Participants with unilateral or bilateral PT or AT and pain-free control participants were recruited within Brisbane, Australia, through social media (Facebook) and university online advertisement from February 2015 to April 2016. Volunteers with and without pain underwent eligibility screening with a survey (online and telephone) and a physical examination by a registered musculoskeletal physiotherapist. Inclusion criteria were (1) persistent pain of ≥3/10 on a Numeric Pain Rating Scale (NPRS) (0 is ‘no pain’, 10 is ‘worst pain imaginable’) for more than 3 months; (2) pain and tenderness on palpation of the patellar tendon or the Achilles’ tendon for PT and AT, respectively; and (3) provocation of pain on a loading test of the affected limb (ie, repeated decline squat for PT and heel raise for AT). Exclusion criteria for PT and AT were corticosteroid or other injections in the preceding 12 months; previous surgery in the area of pain; any major trauma to the knee or Achilles, respectively (eg, tendon rupture, ligament injuries, patella dislocation, muscular injuries); or any other significant musculoskeletal injuries limiting daily activities and seeking treatment within the last 6 months. Exclusion criteria for controls were a history of pain or previous surgery on the patellar or Achilles’ tendon. Exclusion criteria for all participants were neurological conditions or known neurological deficits, diabetes mellitus, previous surgery in the area of the lower back or fibromyalgia.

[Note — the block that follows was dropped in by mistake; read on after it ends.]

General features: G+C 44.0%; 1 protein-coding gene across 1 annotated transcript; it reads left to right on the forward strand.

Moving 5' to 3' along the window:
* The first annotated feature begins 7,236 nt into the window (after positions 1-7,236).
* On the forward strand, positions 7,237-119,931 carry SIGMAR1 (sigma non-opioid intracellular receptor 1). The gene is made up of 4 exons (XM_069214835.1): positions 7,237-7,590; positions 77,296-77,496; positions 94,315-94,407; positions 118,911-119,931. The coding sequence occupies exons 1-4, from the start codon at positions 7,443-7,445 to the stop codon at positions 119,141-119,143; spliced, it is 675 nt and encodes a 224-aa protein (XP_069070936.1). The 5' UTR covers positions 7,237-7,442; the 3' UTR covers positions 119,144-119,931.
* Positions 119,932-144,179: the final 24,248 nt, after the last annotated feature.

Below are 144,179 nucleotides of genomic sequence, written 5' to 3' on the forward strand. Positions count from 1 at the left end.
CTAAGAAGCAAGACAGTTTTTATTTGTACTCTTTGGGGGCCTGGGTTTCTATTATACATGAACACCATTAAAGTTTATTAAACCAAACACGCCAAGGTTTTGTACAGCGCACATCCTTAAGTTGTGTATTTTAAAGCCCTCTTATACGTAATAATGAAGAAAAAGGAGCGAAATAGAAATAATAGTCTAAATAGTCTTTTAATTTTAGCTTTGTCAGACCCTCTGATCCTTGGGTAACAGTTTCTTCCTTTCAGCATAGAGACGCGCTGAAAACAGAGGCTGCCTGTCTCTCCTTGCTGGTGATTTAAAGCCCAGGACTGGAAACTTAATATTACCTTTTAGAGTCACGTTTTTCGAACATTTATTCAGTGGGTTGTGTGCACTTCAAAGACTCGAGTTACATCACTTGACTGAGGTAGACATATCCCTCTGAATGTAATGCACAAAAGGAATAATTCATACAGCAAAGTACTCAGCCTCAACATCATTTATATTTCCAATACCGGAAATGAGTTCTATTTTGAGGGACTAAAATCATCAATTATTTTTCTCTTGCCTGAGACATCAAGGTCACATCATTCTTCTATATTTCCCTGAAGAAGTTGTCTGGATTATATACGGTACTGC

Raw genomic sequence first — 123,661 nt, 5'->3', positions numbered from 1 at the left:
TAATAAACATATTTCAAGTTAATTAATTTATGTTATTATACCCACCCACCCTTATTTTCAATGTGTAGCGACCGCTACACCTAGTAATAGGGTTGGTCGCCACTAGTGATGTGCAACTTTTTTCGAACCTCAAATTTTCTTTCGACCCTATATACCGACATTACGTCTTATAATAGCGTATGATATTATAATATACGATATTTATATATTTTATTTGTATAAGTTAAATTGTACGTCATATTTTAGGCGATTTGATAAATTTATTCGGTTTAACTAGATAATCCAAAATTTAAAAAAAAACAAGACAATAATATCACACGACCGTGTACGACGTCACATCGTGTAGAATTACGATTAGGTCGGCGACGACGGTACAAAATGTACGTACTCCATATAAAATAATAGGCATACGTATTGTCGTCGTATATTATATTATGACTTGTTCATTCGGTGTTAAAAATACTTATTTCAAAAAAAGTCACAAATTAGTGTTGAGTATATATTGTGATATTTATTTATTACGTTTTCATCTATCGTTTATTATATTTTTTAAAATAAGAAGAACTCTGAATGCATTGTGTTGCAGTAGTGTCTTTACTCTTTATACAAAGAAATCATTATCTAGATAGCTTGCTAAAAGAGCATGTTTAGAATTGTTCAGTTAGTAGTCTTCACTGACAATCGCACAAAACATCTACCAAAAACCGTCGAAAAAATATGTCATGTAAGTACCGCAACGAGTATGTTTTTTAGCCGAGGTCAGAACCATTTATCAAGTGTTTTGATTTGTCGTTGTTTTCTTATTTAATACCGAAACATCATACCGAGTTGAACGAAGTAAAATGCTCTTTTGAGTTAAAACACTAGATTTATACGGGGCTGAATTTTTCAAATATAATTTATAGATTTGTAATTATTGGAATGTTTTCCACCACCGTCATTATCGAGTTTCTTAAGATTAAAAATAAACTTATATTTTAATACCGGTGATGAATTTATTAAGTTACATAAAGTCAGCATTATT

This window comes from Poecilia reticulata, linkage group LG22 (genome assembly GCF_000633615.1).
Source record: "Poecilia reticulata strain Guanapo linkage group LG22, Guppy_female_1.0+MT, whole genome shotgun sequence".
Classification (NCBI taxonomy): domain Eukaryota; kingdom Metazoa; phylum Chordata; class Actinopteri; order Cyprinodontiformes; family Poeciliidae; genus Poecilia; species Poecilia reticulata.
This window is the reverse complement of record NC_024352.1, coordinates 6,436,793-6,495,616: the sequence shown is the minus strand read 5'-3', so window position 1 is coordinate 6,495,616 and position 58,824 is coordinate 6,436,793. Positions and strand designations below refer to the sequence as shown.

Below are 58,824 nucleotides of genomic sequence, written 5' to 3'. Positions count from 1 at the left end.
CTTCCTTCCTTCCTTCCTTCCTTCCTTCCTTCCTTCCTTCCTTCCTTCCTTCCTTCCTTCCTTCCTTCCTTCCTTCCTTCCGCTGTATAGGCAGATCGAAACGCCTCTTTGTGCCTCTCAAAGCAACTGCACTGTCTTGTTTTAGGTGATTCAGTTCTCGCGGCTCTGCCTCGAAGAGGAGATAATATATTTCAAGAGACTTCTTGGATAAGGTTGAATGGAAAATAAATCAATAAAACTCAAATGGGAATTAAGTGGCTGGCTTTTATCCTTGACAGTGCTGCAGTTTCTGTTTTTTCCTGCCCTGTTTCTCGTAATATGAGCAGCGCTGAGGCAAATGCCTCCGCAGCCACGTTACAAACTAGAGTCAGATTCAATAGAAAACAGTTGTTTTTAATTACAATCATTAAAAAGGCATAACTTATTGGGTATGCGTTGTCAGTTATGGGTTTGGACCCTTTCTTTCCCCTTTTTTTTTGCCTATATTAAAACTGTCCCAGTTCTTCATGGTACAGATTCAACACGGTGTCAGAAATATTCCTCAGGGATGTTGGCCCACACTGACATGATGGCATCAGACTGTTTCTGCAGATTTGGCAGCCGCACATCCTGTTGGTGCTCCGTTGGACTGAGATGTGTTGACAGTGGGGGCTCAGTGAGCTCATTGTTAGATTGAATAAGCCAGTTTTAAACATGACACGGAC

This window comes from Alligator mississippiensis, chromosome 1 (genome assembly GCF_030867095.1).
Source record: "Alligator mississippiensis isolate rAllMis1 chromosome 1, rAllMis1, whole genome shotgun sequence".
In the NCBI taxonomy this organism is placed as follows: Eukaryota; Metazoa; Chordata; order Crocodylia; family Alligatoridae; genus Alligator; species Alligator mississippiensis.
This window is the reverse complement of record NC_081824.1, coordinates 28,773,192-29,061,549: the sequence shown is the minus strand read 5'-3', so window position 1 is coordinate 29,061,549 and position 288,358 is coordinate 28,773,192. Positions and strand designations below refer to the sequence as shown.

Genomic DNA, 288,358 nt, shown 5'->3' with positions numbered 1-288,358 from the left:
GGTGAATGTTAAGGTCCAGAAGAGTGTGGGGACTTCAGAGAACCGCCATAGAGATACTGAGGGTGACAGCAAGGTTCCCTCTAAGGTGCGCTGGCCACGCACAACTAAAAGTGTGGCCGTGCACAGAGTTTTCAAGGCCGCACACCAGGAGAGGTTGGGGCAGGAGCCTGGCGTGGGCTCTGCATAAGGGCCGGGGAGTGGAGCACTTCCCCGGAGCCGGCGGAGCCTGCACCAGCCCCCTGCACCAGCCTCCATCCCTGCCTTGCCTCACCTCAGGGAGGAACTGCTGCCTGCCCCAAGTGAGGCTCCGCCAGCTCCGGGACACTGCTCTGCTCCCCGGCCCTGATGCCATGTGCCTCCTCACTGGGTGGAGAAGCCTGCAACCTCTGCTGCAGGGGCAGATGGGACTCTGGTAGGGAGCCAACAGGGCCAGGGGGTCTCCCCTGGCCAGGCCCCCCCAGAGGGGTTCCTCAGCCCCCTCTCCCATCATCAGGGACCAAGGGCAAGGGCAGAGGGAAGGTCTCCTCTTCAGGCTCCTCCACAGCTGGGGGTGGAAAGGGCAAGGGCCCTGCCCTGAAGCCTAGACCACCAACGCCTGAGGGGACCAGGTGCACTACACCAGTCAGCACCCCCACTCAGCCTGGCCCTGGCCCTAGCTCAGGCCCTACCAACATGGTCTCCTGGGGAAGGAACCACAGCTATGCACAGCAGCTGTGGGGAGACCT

Quantitative Sensory Testing

QST measures response profiles to sensory stimulation with a range of modalities in order to evaluate somatosensory function.29 30 The German Network on Neuropathic Pain (DFNS) developed a standardised QST protocol consisting of seven different tests that measure 13 parameters, including various types of mechanical and thermal detection and pain measures.26 QST was performed in all individuals according to the methodology described by the DFNS.26 The full QST protocol was performed at two standardised locations for each individual. Participants with PT and their matched controls were tested unilaterally over the patellar tendon directly distal to the apex of the patella. Participants with AT and their matched controls were measured unilaterally approximately 2–5 cm proximal to the calcaneal insertion. For tendinopathy cohorts, the most affected lower limb was used in cases with bilateral expression of their tendinopathy, whereas for control participants, the test limb was randomly chosen. QST was also performed over a remote site in all participants: the lateral elbow (side randomly allocated).